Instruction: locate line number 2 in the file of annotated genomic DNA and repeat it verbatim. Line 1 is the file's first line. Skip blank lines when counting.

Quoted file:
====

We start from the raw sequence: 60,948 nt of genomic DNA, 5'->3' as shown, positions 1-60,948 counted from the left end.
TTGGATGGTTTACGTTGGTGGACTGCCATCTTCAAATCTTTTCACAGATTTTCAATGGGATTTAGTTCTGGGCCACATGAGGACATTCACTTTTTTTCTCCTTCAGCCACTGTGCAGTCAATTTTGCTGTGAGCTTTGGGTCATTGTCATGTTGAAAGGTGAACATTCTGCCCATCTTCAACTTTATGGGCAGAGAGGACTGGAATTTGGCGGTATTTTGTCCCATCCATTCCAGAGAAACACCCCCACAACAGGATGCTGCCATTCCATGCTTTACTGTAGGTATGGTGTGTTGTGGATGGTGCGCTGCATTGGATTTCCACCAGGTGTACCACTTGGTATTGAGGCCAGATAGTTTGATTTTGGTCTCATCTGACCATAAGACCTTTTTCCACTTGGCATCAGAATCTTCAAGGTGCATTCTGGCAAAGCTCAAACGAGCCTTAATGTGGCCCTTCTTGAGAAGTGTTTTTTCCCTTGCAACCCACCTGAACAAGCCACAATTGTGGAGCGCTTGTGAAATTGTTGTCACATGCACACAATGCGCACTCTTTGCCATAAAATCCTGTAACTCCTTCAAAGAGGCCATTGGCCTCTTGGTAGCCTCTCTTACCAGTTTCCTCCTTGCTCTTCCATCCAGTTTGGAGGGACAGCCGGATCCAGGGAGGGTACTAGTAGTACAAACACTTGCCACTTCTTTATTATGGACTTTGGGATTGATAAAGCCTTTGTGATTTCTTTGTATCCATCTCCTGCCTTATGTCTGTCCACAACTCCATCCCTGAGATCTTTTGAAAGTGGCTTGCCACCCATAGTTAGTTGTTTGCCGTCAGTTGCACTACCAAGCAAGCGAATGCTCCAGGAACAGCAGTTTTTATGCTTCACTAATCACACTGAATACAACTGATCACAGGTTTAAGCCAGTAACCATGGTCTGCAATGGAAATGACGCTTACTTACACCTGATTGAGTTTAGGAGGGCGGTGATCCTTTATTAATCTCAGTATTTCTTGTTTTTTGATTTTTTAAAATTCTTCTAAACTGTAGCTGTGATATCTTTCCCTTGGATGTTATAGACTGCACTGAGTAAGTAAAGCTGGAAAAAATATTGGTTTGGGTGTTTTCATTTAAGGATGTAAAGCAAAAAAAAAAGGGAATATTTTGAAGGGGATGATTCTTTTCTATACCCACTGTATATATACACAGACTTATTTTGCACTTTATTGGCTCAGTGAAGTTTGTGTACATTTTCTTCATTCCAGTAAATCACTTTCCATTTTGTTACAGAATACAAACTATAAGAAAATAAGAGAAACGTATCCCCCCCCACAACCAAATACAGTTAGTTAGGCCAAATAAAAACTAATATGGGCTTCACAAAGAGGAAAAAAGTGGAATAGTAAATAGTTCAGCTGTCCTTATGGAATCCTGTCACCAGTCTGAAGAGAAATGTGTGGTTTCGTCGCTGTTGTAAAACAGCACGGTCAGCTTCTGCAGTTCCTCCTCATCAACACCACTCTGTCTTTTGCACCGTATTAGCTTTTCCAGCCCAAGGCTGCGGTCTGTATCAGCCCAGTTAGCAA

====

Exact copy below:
TTGGATGGTTTACGTTGGTGGACTGCCATCTTCAAATCTTTTCACAGATTTTCAATGGGATTTAGTTCTGGGCCACATGAGGACATTCACTTTTTTTCTCCTTCAGCCACTGTGCAGTCAATTTTGCTGTGAGCTTTGGGTCATTGTCATGTTGAAAGGTGAACATTCTGCCCATCTTCAACTTTATGGGCAGAGAGGACTGGAATTTGGCGGTATTTTGTCCCATCCATTCCAGAGAAACACCCCCACAACAGGATGCTGCCATTCCATGCTTTACTGTAGGTATGGTGTGTTGTGGATGGTGCGCTGCATTGGATTTCCACCAGGTGTACCACTTGGTATTGAGGCCAGATAGTTTGATTTTGGTCTCATCTGACCATAAGACCTTTTTCCACTTGGCATCAGAATCTTCAAGGTGCATTCTGGCAAAGCTCAAACGAGCCTTAATGTGGCCCTTCTTGAGAAGTGTTTTTTCCCTTGCAACCCACCTGAACAAGCCACAATTGTGGAGCGCTTGTGAAATTGTTGTCACATGCACACAATGCGCACTCTTTGCCATAAAATCCTGTAACTCCTTCAAAGAGGCCATTGGCCTCTTGGTAGCCTCTCTTACCAGTTTCCTCCTTGCTCTTCCATCCAGTTTGGAGGGACAGCCGGATCCAGGGAGGGTACTAGTAGTACAAACACTTGCCACTTCTTTATTATGGACTTTGGGATTGATAAAGCCTTTGTGATTTCTTTGTATCCATCTCCTGCCTTATGTCTGTCCACAACTCCATCCCTGAGATCTTTTGAAAGTGGCTTGCCACCCATAGTTAGTTGTTTGCCGTCAGTTGCACTACCAAGCAAGCGAATGCTCCAGGAACAGCAGTTTTTATGCTTCACTAATCACACTGAATACAACTGATCACAGGTTTAAGCCAGTAACCATGGTCTGCAATGGAAATGACGCTTACTTACACCTGATTGAGTTTAGGAGGGCGGTGATCCTTTATTAATCTCAGTATTTCTTGTTTTTTGATTTTTTAAAATTCTTCTAAACTGTAGCTGTGATATCTTTCCCTTGGATGTTATAGACTGCACTGAGTAAGTAAAGCTGGAAAAAATATTGGTTTGGGTGTTTTCATTTAAGGATGTAAAGCAAAAAAAAAAGGGAATATTTTGAAGGGGATGATTCTTTTCTATACCCACTGTATATATACACAGACTTATTTTGCACTTTATTGGCTCAGTGAAGTTTGTGTACATTTTCTTCATTCCAGTAAATCACTTTCCATTTTGTTACAGAATACAAACTATAAGAAAATAAGAGAAACGTATCCCCCCCCACAACCAAATACAGTTAGTTAGGCCAAATAAAAACTAATATGGGCTTCACAAAGAGGAAAAAAGTGGAATAGTAAATAGTTCAGCTGTCCTTATGGAATCCTGTCACCAGTCTGAAGAGAAATGTGTGGTTTCGTCGCTGTTGTAAAACAGCACGGTCAGCTTCTGCAGTTCCTCCTCATCAACACCACTCTGTCTTTTGCACCGTATTAGCTTTTCCAGCCCAAGGCTGCGGTCTGTATCAGCCCAGTTAGCAA